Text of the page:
Such cosiness is fraying. To sustain trillion-dollar valuations all the tech giants are searching for new sources of growth—and finding them on one another’s turf. Giving iPhone users more control over their data may be rooted in a genuine wish to protect their privacy, but it also keeps data out of Facebook’s hands, which could helps Apple build its own advertising business. Apple is also rumoured to be working on its own search engine.
The rivalry is heating up in its principal hardware business, too. In America the iPhone remains dominant. Globally, however, iPhones account for one in seven smartphones sold, according to Canalys, a data provider. Earlier this year Xiaomi, a Chinese firm, overtook Apple as the world’s second-biggest smartphone-maker by volume.
Apple’s forays into newer markets face stiff competition. Its HomePod smart speakers came late and did not make much headway against Amazon’s and Google’s products. Apple’s mixed-reality glasses, should they indeed see the light of day, will have to duke it out against Facebook’s Oculus, Microsoft’s HoloLens and other fancy headgear. And an iCar would be taking on Teslas and a car park’s worth of offerings from established carmakers.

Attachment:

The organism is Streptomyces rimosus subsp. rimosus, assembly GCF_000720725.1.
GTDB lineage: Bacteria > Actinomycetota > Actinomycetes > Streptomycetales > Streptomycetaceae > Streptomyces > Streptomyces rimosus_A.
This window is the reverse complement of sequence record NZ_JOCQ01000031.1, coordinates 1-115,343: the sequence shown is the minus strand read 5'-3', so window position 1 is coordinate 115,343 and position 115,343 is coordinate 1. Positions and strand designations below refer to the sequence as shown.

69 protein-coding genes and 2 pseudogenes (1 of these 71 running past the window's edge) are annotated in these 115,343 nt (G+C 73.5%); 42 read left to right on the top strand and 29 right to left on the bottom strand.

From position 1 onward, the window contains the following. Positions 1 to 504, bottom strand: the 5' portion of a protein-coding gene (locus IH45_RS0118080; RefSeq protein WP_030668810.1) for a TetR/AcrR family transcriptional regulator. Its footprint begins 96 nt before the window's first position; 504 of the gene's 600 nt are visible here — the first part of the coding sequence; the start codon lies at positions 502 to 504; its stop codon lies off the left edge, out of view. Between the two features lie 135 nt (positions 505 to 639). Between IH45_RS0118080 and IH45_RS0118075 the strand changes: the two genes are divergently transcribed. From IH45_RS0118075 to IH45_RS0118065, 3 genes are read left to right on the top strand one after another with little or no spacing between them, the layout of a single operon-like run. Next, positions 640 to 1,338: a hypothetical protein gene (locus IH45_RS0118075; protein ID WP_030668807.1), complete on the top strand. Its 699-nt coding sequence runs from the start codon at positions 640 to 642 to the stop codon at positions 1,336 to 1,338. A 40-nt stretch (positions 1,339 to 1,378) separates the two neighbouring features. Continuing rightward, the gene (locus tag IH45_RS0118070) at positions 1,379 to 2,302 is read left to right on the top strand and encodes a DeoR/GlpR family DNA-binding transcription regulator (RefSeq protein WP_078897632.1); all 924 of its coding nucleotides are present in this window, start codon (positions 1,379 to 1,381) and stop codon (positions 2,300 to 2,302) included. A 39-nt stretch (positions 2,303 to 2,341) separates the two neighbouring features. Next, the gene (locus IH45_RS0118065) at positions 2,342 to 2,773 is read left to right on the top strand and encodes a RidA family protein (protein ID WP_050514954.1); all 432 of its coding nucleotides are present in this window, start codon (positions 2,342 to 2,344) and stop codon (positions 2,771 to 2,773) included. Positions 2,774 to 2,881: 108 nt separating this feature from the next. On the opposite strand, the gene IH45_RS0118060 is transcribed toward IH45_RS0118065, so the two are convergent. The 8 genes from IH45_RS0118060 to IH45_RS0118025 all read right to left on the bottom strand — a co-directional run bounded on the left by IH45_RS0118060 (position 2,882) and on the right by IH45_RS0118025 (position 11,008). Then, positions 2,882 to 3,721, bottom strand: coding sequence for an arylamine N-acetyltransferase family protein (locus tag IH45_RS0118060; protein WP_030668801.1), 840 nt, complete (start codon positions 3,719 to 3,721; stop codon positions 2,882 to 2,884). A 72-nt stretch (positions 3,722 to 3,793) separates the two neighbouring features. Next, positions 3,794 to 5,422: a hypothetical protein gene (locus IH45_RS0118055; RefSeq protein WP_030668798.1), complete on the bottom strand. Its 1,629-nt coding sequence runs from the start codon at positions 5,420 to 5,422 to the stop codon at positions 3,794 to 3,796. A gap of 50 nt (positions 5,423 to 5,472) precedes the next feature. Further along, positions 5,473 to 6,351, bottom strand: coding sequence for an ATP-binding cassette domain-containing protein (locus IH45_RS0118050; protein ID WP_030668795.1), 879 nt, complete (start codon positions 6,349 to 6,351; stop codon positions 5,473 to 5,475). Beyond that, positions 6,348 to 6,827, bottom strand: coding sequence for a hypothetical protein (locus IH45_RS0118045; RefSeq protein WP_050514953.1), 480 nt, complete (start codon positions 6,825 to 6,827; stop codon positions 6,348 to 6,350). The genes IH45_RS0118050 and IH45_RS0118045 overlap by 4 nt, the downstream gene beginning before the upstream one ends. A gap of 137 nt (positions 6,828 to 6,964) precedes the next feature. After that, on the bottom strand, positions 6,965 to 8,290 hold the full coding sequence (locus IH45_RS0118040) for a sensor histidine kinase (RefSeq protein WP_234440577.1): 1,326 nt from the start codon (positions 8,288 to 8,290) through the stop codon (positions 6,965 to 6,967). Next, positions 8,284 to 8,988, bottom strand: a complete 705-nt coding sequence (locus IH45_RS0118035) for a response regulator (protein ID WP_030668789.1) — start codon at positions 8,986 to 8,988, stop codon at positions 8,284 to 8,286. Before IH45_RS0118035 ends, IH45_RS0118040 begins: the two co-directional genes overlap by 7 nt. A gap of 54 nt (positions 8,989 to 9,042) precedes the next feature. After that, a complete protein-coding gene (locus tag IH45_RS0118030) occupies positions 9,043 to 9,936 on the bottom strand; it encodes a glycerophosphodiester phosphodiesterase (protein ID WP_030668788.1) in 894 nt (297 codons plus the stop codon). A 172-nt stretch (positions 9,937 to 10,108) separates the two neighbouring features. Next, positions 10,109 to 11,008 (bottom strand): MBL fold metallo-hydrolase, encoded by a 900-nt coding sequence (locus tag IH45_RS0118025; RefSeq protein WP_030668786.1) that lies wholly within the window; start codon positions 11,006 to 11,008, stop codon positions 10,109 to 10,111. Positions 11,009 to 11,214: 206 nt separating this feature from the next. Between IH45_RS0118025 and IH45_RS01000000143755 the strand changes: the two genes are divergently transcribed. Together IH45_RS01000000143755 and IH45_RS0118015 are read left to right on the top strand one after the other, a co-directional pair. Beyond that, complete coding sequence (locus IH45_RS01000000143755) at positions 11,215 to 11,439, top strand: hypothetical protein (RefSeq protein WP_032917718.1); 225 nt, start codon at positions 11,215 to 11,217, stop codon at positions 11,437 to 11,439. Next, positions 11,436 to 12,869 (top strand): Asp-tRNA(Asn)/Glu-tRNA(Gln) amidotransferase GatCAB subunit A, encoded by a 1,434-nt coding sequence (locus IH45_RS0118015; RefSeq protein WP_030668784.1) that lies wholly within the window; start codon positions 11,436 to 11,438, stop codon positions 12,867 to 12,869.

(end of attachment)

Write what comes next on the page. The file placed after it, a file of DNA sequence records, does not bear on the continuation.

Regulators may also try to make digital markets more competitive. Apple is expected to win its trial against Epic Games, the maker of “Fortnite”, a popular online video game, which accuses Apple of illegally protecting its app store. Even if Apple prevails in American courts, as seems likely in the Epic case, where a ruling is expected this year, trustbusters elsewhere may not let it off the hook as easily.
In July Margrethe Vestager, the European Commission’s deputy head and the EU’s trustbuster-in-chief, warned Apple that the bloc’s proposed Digital Markets Act will not allow it to hold up privacy and security as reasons to limit competition, as Apple has argued in the Epic lawsuit. Loosening of the App Store’s rules and lower commissions (currently up to 30% on most app purchases) could make a serious dent in the company’s lucrative services business.